A fascinating new research paper explores the complexities of 3D printing ceramic materials using the LPBF process.
LPBF, or Laser Powder Bed Fusion, is a popular process used by many companies to produce metal, polymer and ceramic objects. Because of the nature of the materials, the prints are often end-use parts rather than just prototypes. This usually means that they must be of the highest quality possible.
Quality isn’t just surface quality. More important is the inner strength of the printed material, because the parts are typically used in mechanical situations. This strength is derived from how the powder is fused together when exposed to the laser.
Over many years it’s been realized that the microstructure of parts produced with the LPBF process can vary considerably depending on the laser power, speed, chamber temperature, temperature gradients, humidity, oxygen levels and many more factors.
This confusing set of parameters makes much work for operators that have to devise print plans that achieve the intended part results. It also makes LPBF one of the more expensive 3D printing processes on the market today.
Because of this there has been much study of the “meltpool”, which is a temporary region where the laser is currently operating on the powder bed surface. This is where the material softens and flows together, and that’s how the microstructures of the finished part are generated.
The researchers were concerned with 3D printing ceramics with LPBF, as there are often issues with the resulting parts. They explain:
“Laser-based Powder Bed Fusion (LPBF) of oxide ceramics enables fabrication of objects with complex three-dimensional shapes. However, mechanical properties of dense LPBF-manufactured ceramics are poor due to large amount of structural defects.”
To investigate the source of the defects, they designed a method to observe the meltpool in action using “operando tomographic microscopy”. As you probably don’t know what that means, let me explain.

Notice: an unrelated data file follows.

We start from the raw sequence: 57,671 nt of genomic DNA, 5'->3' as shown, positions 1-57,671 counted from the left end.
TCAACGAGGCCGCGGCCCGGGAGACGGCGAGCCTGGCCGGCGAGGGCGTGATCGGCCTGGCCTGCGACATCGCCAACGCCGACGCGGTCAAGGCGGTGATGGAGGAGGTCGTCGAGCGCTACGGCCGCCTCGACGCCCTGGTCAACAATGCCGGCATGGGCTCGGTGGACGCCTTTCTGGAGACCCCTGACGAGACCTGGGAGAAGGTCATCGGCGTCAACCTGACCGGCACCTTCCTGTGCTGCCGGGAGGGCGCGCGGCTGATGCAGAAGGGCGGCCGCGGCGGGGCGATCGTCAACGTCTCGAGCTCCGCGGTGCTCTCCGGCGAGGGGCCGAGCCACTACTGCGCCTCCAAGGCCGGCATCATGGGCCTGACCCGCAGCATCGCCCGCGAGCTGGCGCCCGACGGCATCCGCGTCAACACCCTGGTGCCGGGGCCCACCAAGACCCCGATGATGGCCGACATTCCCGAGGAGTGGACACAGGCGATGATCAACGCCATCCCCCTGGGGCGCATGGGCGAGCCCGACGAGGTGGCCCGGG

Tomographic microscopy differs from normal X-ray views because it is in 3D. Typical X-rays pass through, so meltpool movements are only visible if they cross the plane of the beam, and cracks can be invisible if they aren’t at the correct angle. Tomography views from multiple angles and can create a true 3D view of a subject.
“Operando” simply means “working”. In other words, the tomography is done while the subject (in this case the meltpool) is active. They are literally observing the meltpool activities in real time in three dimensions.
This allowed the researchers to perform a series of experiments where print parameters were varied, and they could observe how flaws were generated. They used a standard LPBF set up to print magnetite-modified alumina.
What did they find? From the paper’s abstract, they found:
“Increasing laser power results in significant increase of the melt pool width, but not its depth and no melt pool depression is observed. Forces due to the recoil pressure are not seen to significantly influence the melt pool dynamics. Increasing power allows to avoid fusion porosity but enhances formation of spherical porosity that is formed by either reaching boiling point of liquid alumina, or by introducing gas bubbles by injection of hollow powder particles into the liquid.”
LPBF is an incredibly complex process that takes place at a microscopic level. I believe more investigations of this type could greatly assist those trying to squeeze out the most performance from their LPBF equipment.